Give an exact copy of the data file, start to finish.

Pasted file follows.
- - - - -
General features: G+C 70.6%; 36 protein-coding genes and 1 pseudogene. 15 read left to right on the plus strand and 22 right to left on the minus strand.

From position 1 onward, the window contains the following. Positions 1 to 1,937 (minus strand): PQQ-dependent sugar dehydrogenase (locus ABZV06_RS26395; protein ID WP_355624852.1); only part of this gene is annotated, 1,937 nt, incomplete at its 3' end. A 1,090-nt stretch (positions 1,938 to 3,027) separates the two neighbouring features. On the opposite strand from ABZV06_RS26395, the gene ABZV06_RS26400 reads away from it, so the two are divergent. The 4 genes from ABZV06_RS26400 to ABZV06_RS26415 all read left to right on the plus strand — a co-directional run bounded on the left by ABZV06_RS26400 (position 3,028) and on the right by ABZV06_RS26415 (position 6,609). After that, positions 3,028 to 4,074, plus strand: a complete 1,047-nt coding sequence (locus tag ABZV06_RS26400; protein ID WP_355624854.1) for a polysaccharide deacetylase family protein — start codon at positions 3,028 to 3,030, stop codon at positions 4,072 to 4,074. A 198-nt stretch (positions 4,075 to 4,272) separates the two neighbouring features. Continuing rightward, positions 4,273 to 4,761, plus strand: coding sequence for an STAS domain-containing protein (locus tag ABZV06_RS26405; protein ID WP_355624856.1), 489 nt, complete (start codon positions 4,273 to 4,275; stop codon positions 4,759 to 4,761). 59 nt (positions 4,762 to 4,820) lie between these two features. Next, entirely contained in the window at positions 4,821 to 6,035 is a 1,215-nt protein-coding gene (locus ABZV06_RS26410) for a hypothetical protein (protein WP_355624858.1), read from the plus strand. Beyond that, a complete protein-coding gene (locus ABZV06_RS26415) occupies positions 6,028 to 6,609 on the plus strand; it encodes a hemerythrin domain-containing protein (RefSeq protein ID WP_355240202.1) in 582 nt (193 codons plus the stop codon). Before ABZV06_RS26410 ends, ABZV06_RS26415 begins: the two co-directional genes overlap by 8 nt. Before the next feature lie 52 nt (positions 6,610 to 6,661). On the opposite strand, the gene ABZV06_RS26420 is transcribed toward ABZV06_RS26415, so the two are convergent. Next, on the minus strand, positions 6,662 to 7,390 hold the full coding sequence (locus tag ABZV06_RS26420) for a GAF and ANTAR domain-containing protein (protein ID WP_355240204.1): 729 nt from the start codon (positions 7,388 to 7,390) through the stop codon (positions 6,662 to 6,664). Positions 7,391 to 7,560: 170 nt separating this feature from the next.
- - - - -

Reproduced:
General features: G+C 70.6%; 36 protein-coding genes and 1 pseudogene. 15 read left to right on the plus strand and 22 right to left on the minus strand.

From position 1 onward, the window contains the following. Positions 1 to 1,937 (minus strand): PQQ-dependent sugar dehydrogenase (locus ABZV06_RS26395; protein ID WP_355624852.1); only part of this gene is annotated, 1,937 nt, incomplete at its 3' end. A 1,090-nt stretch (positions 1,938 to 3,027) separates the two neighbouring features. On the opposite strand from ABZV06_RS26395, the gene ABZV06_RS26400 reads away from it, so the two are divergent. The 4 genes from ABZV06_RS26400 to ABZV06_RS26415 all read left to right on the plus strand — a co-directional run bounded on the left by ABZV06_RS26400 (position 3,028) and on the right by ABZV06_RS26415 (position 6,609). After that, positions 3,028 to 4,074, plus strand: a complete 1,047-nt coding sequence (locus tag ABZV06_RS26400; protein ID WP_355624854.1) for a polysaccharide deacetylase family protein — start codon at positions 3,028 to 3,030, stop codon at positions 4,072 to 4,074. A 198-nt stretch (positions 4,075 to 4,272) separates the two neighbouring features. Continuing rightward, positions 4,273 to 4,761, plus strand: coding sequence for an STAS domain-containing protein (locus tag ABZV06_RS26405; protein ID WP_355624856.1), 489 nt, complete (start codon positions 4,273 to 4,275; stop codon positions 4,759 to 4,761). 59 nt (positions 4,762 to 4,820) lie between these two features. Next, entirely contained in the window at positions 4,821 to 6,035 is a 1,215-nt protein-coding gene (locus ABZV06_RS26410) for a hypothetical protein (protein WP_355624858.1), read from the plus strand. Beyond that, a complete protein-coding gene (locus ABZV06_RS26415) occupies positions 6,028 to 6,609 on the plus strand; it encodes a hemerythrin domain-containing protein (RefSeq protein ID WP_355240202.1) in 582 nt (193 codons plus the stop codon). Before ABZV06_RS26410 ends, ABZV06_RS26415 begins: the two co-directional genes overlap by 8 nt. Before the next feature lie 52 nt (positions 6,610 to 6,661). On the opposite strand, the gene ABZV06_RS26420 is transcribed toward ABZV06_RS26415, so the two are convergent. Next, on the minus strand, positions 6,662 to 7,390 hold the full coding sequence (locus tag ABZV06_RS26420) for a GAF and ANTAR domain-containing protein (protein ID WP_355240204.1): 729 nt from the start codon (positions 7,388 to 7,390) through the stop codon (positions 6,662 to 6,664). Positions 7,391 to 7,560: 170 nt separating this feature from the next.